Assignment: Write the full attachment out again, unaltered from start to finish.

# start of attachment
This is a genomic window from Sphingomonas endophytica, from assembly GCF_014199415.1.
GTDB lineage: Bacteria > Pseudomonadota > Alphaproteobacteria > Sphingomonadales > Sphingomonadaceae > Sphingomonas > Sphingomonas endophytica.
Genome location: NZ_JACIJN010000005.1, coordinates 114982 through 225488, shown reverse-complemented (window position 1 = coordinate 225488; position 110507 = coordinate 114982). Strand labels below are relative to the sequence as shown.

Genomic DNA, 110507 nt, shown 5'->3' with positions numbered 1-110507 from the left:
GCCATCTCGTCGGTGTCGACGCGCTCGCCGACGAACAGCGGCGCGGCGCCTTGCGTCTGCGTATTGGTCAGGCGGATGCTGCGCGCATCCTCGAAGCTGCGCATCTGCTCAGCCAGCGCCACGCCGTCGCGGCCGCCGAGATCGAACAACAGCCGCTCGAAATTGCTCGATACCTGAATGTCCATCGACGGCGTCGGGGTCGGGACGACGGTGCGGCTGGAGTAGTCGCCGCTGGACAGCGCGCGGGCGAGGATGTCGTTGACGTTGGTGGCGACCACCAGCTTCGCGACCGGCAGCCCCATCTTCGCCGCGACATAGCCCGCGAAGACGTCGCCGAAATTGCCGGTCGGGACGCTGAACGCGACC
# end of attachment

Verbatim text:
This is a genomic window from Sphingomonas endophytica, from assembly GCF_014199415.1.
GTDB lineage: Bacteria > Pseudomonadota > Alphaproteobacteria > Sphingomonadales > Sphingomonadaceae > Sphingomonas > Sphingomonas endophytica.
Genome location: NZ_JACIJN010000005.1, coordinates 114982 through 225488, shown reverse-complemented (window position 1 = coordinate 225488; position 110507 = coordinate 114982). Strand labels below are relative to the sequence as shown.

Genomic DNA, 110507 nt, shown 5'->3' with positions numbered 1-110507 from the left:
GCCATCTCGTCGGTGTCGACGCGCTCGCCGACGAACAGCGGCGCGGCGCCTTGCGTCTGCGTATTGGTCAGGCGGATGCTGCGCGCATCCTCGAAGCTGCGCATCTGCTCAGCCAGCGCCACGCCGTCGCGGCCGCCGAGATCGAACAACAGCCGCTCGAAATTGCTCGATACCTGAATGTCCATCGACGGCGTCGGGGTCGGGACGACGGTGCGGCTGGAGTAGTCGCCGCTGGACAGCGCGCGGGCGAGGATGTCGTTGACGTTGGTGGCGACCACCAGCTTCGCGACCGGCAGCCCCATCTTCGCCGCGACATAGCCCGCGAAGACGTCGCCGAAATTGCCGGTCGGGACGCTGAACGCGACC